Maliki on Track towards Forming the Next Government

The following article was published on Saturday by Reidar Visser, an historian of Iraq educated at the University of Oxford and currently based at the Norwegian Institute of International Affairs. It is reproduced here in full with the author’s permission. The opinions expressed are those of the author, and do not necessarily reflect the views of Iraq Business News.

After a stormy session in the Iraqi parliament today which saw both the lifting of de-Baathification measures against three members of Iraqiyya and the withdrawal of Kurdish deputies in protest against the first reading of the budget, it seems as if Nuri al-Maliki, once more, is on track with his agenda for the next government. One of the least noticed items of important news out of Iraq so far is a statement by Safa al-Din al-Safi that Maliki intends to present his cabinet early next week.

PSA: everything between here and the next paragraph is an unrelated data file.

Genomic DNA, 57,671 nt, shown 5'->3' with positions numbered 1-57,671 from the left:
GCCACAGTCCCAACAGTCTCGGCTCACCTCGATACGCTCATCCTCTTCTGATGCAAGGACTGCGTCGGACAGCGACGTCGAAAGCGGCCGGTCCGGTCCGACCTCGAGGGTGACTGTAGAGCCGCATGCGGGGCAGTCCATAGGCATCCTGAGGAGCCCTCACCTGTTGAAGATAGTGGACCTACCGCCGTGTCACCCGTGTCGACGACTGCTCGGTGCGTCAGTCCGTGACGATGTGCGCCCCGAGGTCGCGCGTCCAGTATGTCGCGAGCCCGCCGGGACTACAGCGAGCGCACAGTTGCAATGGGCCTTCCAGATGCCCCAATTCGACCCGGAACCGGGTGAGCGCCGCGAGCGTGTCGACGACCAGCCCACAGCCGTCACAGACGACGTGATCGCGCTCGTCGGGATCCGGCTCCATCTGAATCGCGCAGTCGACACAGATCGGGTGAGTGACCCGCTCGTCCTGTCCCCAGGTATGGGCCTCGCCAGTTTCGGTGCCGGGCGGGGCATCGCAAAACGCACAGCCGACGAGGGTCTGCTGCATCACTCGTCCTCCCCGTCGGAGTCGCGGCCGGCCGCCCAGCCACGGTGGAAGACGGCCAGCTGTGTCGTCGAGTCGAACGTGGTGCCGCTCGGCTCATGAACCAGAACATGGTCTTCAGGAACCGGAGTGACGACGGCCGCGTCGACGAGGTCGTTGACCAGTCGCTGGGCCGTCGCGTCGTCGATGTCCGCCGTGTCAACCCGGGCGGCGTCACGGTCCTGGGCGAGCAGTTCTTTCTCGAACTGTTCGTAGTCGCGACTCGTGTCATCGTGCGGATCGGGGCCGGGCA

Before he does that, it will be interesting to follow the recalibration of parliamentary factionalism that is necessary in order for the next government to achieve the 163 votes it needs. For Iraqiyya, the outcome of today’s session was a mixed bag. The acquittal of Salih al-Mutlak, Zafir al-Ani and Jamal al-Karbuli was logical in so far that their de-Baathification appeared questionable in the first place; however the way it was done today was decidedly messy. By lifting the sanctions against the three, parliament was acting in an extrajudicial way, reportedly on the basis of signed letters in which the three members disavowed any links with the Baath party (some reports suggest a fourth member, Rasim al-Awwadi, failed to produce this kind of letter). A more proper course of action by parliament would have been to sack the de-Baathification committee, enact legislation under chapter 7 of the constitution, or revise the accountability and justice law of 2008. Conversely, by infringing on the authority of the judiciary, it produced a decision that smacks of cliquishness in its narrow focus on three privileged members of Iraqiyya. What about the thousands of other Iraqis that have been targeted by the de-Baathification committee without due process?

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